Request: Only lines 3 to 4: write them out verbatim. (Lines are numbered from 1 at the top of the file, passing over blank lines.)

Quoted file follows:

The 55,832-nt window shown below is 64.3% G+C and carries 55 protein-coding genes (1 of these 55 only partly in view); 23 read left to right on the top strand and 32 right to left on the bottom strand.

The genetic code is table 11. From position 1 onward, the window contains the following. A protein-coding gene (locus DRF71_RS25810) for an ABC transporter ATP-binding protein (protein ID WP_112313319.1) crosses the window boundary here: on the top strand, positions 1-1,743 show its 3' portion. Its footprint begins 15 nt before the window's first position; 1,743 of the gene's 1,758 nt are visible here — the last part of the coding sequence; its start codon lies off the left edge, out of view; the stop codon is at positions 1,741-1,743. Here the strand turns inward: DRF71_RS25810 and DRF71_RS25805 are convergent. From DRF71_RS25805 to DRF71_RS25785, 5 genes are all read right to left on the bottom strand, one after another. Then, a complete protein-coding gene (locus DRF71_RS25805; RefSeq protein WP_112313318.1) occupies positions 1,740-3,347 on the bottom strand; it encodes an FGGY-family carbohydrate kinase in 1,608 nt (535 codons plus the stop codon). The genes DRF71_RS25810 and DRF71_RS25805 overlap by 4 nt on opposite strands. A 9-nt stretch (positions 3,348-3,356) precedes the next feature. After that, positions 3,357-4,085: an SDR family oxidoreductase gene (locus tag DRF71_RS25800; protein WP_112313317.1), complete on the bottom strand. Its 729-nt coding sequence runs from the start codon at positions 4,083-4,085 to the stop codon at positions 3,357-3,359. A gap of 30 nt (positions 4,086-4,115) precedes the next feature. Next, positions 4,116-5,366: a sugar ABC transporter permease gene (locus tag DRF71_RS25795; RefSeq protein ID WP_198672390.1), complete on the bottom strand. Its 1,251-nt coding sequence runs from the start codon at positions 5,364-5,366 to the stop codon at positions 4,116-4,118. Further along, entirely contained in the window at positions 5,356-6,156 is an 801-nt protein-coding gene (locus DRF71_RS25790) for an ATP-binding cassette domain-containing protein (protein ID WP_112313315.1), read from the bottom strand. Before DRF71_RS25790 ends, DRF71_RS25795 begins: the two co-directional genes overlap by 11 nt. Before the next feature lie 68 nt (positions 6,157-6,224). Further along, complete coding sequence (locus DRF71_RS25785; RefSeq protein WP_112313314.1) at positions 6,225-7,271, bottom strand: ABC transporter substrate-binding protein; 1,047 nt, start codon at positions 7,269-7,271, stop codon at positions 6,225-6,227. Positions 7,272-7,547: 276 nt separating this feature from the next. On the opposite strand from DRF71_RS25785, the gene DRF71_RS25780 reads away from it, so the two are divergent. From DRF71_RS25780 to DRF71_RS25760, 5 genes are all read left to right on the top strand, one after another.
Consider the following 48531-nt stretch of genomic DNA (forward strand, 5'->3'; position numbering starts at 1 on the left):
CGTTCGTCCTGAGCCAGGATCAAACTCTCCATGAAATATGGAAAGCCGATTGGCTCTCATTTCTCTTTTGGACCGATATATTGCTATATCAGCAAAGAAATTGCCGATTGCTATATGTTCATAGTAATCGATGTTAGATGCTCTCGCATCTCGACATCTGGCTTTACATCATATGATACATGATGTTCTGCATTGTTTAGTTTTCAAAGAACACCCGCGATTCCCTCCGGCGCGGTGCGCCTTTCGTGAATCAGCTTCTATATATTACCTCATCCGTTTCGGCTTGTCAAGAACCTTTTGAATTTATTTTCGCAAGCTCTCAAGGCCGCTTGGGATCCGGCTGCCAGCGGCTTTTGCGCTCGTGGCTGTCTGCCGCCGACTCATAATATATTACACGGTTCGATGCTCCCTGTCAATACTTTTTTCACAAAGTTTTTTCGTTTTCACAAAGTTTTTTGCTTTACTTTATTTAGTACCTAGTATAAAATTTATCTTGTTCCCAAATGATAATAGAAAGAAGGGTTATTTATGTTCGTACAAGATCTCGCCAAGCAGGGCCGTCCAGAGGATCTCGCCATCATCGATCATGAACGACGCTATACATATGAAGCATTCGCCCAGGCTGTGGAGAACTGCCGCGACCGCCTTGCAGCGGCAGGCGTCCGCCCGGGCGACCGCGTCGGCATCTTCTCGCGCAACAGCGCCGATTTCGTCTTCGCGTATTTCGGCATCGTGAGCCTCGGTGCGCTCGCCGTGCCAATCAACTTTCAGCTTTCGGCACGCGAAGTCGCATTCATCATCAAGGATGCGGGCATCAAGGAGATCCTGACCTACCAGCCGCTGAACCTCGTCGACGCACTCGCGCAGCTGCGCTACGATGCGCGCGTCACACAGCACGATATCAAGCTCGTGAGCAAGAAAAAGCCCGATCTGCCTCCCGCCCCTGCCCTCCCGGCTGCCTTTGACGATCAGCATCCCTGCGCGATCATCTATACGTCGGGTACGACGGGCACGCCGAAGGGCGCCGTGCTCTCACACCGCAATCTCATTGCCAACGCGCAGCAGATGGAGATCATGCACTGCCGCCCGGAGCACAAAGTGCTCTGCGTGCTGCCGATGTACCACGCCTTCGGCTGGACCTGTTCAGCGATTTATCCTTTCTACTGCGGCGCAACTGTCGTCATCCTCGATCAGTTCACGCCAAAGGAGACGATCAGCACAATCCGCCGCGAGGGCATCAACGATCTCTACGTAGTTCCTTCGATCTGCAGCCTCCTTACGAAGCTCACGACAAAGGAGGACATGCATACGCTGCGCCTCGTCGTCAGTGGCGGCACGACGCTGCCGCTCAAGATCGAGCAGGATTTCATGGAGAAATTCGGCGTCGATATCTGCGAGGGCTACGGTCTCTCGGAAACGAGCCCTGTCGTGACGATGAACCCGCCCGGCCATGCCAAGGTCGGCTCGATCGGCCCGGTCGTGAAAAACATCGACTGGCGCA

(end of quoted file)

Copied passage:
Consider the following 48531-nt stretch of genomic DNA (forward strand, 5'->3'; position numbering starts at 1 on the left):
CGTTCGTCCTGAGCCAGGATCAAACTCTCCATGAAATATGGAAAGCCGATTGGCTCTCATTTCTCTTTTGGACCGATATATTGCTATATCAGCAAAGAAATTGCCGATTGCTATATGTTCATAGTAATCGATGTTAGATGCTCTCGCATCTCGACATCTGGCTTTACATCATATGATACATGATGTTCTGCATTGTTTAGTTTTCAAAGAACACCCGCGATTCCCTCCGGCGCGGTGCGCCTTTCGTGAATCAGCTTCTATATATTACCTCATCCGTTTCGGCTTGTCAAGAACCTTTTGAATTTATTTTCGCAAGCTCTCAAGGCCGCTTGGGATCCGGCTGCCAGCGGCTTTTGCGCTCGTGGCTGTCTGCCGCCGACTCATAATATATTACACGGTTCGATGCTCCCTGTCAATACTTTTTTCACAAAGTTTTTTCGTTTTCACAAAGTTTTTTGCTTTACTTTATTTAGTACCTAGTATAAAATTTATCTTGTTCCCAAATGATAATAGAAAGAAGGGTTATTTATGTTCGTACAAGATCTCGCCAAGCAGGGCCGTCCAGAGGATCTCGCCATCATCGATCATGAACGACGCTATACATATGAAGCATTCGCCCAGGCTGTGGAGAACTGCCGCGACCGCCTTGCAGCGGCAGGCGTCCGCCCGGGCGACCGCGTCGGCATCTTCTCGCGCAACAGCGCCGATTTCGTCTTCGCGTATTTCGGCATCGTGAGCCTCGGTGCGCTCGCCGTGCCAATCAACTTTCAGCTTTCGGCACGCGAAGTCGCATTCATCATCAAGGATGCGGGCATCAAGGAGATCCTGACCTACCAGCCGCTGAACCTCGTCGACGCACTCGCGCAGCTGCGCTACGATGCGCGCGTCACACAGCACGATATCAAGCTCGTGAGCAAGAAAAAGCCCGATCTGCCTCCCGCCCCTGCCCTCCCGGCTGCCTTTGACGATCAGCATCCCTGCGCGATCATCTATACGTCGGGTACGACGGGCACGCCGAAGGGCGCCGTGCTCTCACACCGCAATCTCATTGCCAACGCGCAGCAGATGGAGATCATGCACTGCCGCCCGGAGCACAAAGTGCTCTGCGTGCTGCCGATGTACCACGCCTTCGGCTGGACCTGTTCAGCGATTTATCCTTTCTACTGCGGCGCAACTGTCGTCATCCTCGATCAGTTCACGCCAAAGGAGACGATCAGCACAATCCGCCGCGAGGGCATCAACGATCTCTACGTAGTTCCTTCGATCTGCAGCCTCCTTACGAAGCTCACGACAAAGGAGGACATGCATACGCTGCGCCTCGTCGTCAGTGGCGGCACGACGCTGCCGCTCAAGATCGAGCAGGATTTCATGGAGAAATTCGGCGTCGATATCTGCGAGGGCTACGGTCTCTCGGAAACGAGCCCTGTCGTGACGATGAACCCGCCCGGCCATGCCAAGGTCGGCTCGATCGGCCCGGTCGTGAAAAACATCGACTGGCGCA